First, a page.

Throughout the pandemic, North Korea’s regime has been claiming that it has suffered no cases of coronavirus. Very few people who follow either public health or North Korea believe that, but the regime has said it repeatedly anyway. This is despite the fact that North Korea shares a border with China, which has been especially hard-hit by the virus. Numerous reports that the regime has no particular strategy for combating the pandemic.
“News of countries vaccinating their people or life returning to normal is rarely, if ever, transmitted within North Korea, perhaps over fears that it might trigger resentment against the regime for its failure to secure shots,” Pratik Jakhar of BBC Monitoring wrote in an op-ed published by Foreign Policy last month. “In contrast, the propaganda apparatus has been unusually quick to report on cases rising abroad and the spread of COVID-19 variants.”
And now, they have claimed zero cases once again.
According to NK News, the North Korean regime claimed in its most recent report to the World Health Organization that it had tested 1,368 people between August 27 and September 9, with no positive cases in that time.
The announcement came after North Korea held its latest anniversary parade which, per ABC News, featured “soldiers in bright orange hazmat suits and gas masks.”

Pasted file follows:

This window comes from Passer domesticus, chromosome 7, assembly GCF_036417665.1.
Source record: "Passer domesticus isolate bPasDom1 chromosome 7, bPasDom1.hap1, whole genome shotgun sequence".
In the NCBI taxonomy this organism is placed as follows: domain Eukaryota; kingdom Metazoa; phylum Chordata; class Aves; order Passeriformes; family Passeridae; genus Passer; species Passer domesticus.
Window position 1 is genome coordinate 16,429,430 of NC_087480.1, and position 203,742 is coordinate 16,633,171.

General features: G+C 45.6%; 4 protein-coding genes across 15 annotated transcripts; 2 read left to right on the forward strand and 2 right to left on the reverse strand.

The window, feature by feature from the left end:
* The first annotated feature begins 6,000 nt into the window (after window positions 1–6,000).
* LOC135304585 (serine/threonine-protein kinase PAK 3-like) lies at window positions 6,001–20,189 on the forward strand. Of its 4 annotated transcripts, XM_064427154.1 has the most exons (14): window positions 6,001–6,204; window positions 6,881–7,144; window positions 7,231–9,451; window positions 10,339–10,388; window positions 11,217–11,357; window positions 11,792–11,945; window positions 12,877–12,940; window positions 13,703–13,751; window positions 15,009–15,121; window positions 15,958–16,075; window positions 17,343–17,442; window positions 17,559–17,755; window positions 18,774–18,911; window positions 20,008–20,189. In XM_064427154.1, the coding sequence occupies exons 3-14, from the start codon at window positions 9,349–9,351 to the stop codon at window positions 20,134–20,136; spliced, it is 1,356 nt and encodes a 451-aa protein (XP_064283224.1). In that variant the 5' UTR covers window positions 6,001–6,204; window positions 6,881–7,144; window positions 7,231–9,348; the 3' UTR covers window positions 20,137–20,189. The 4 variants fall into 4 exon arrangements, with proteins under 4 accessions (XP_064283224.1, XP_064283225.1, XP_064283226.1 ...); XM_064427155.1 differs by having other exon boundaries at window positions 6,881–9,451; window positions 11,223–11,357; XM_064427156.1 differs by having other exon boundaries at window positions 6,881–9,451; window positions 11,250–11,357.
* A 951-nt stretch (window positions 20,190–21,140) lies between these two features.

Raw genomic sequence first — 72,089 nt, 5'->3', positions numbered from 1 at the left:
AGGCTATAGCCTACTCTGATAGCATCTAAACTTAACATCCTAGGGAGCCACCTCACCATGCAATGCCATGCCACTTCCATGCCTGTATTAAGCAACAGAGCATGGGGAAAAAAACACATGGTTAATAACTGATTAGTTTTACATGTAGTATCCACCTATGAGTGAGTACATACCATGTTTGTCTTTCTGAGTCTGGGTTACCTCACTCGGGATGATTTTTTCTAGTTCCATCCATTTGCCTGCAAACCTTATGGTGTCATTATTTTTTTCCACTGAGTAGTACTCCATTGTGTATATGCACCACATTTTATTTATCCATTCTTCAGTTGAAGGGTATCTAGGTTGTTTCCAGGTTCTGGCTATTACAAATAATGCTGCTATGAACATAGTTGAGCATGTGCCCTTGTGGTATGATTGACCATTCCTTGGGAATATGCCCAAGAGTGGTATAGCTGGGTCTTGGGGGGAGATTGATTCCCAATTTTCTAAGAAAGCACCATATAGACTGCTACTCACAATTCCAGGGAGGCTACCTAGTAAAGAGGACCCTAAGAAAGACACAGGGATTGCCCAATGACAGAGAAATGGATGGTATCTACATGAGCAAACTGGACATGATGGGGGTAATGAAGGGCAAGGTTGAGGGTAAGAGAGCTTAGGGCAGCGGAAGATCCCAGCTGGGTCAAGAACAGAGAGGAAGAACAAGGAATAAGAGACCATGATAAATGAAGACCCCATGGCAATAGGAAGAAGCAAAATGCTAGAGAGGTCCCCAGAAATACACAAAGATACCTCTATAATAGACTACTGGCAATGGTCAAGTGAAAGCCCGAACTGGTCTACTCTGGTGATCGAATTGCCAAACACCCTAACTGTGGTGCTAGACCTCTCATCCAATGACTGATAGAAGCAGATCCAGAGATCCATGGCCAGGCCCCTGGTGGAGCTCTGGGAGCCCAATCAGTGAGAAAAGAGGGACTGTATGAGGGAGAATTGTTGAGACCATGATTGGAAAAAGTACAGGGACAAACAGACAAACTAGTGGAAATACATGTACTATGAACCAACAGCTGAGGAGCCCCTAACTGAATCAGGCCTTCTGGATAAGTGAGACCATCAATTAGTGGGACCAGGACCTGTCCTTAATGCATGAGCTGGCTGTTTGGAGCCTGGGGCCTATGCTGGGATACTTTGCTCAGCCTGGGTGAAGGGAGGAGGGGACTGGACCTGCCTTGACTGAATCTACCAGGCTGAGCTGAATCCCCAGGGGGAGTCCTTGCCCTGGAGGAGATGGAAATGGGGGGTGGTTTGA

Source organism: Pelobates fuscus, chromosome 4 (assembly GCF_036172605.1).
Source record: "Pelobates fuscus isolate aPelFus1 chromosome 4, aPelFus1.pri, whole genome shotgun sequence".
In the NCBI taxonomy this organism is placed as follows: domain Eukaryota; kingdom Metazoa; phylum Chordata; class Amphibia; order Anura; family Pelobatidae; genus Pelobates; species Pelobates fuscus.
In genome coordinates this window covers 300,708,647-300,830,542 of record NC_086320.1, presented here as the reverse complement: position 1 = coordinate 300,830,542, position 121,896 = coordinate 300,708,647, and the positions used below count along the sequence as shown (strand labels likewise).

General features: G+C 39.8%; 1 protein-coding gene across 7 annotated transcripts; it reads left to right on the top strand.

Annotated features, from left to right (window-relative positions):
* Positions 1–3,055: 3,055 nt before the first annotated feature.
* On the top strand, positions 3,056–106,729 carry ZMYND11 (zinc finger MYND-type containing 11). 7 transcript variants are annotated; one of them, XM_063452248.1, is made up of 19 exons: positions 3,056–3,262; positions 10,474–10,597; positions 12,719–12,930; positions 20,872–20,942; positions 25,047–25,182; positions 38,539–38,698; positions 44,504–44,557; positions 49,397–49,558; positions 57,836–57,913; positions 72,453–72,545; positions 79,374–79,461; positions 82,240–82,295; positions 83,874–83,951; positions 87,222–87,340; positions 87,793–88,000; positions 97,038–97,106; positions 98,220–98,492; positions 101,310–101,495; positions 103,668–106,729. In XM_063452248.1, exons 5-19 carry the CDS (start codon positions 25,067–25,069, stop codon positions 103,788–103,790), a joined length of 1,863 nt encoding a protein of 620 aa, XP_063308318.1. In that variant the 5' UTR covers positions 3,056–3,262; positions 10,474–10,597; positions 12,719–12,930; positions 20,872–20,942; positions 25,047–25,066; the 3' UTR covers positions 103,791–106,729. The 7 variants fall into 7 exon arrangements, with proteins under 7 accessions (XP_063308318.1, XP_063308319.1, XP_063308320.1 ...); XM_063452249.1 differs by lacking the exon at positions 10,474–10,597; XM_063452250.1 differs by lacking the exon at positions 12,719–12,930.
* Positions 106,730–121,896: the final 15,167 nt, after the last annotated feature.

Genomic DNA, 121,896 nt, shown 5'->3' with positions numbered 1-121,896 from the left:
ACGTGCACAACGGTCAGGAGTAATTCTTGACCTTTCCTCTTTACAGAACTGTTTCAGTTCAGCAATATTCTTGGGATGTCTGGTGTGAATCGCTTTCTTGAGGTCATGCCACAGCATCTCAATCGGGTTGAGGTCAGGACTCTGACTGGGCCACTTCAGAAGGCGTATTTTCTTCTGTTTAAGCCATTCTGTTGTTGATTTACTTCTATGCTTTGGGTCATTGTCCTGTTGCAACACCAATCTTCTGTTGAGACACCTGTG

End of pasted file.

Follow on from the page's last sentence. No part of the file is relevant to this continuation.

"All those guys in the red hazmat suits, which were really striking, that wasn’t directed to us, that was directed to the North Korean people basically saying that the regime has this well in hand because it obviously doesn’t,” Gordon Chang, author of "Nuclear Showdown: North Korea Takes on the World,” told ABC News.
Much of the U.S. media reaction to that parade had been to point out that North Korean leader Kim Jong-un “stole the show,” including comments on his sharp suit and continuing weight loss.
“Kim Jong Un still managed to seize the spotlight by looking thinner and more energetic than he has in years. During the event late Wednesday, Kim, wearing a cream-colored suit and a shiny white tie, emerged as the clock struck midnight,” CBS News said of the parade. “He beamed in response to thunderous applause from performers and spectators filling Pyongyang's brightly illuminated Kim Il Sung Square, named after his grandfather, the country's founder.
The New York Post noted that Kim had “shown off [his] new body at North Korean parade,” while also noticing that North Korea did not show off any missiles at the parade. The regime then launched multiple missiles the following week.
Meanwhile, on Fox News that week, contributor Rachel Campos-Duffy noted that Kim was looking "better than our president,” before another host on that network speculated that the man at the parade wasn’t actually Kim, but rather an impostor.
Stephen Silver, a technology writer for The National Interest, is a journalist, essayist, and film critic, who is also a contributor to The Philadelphia Inquirer, Philly Voice, Philadelphia Weekly, the Jewish Telegraphic Agency, Living Life Fearless, Backstage magazine, Broad Street Review and Splice Today. The co-founder of the Philadelphia Film Critics Circle, Stephen lives in suburban Philadelphia with his wife and two sons. Follow him on Twitter at @StephenSilver.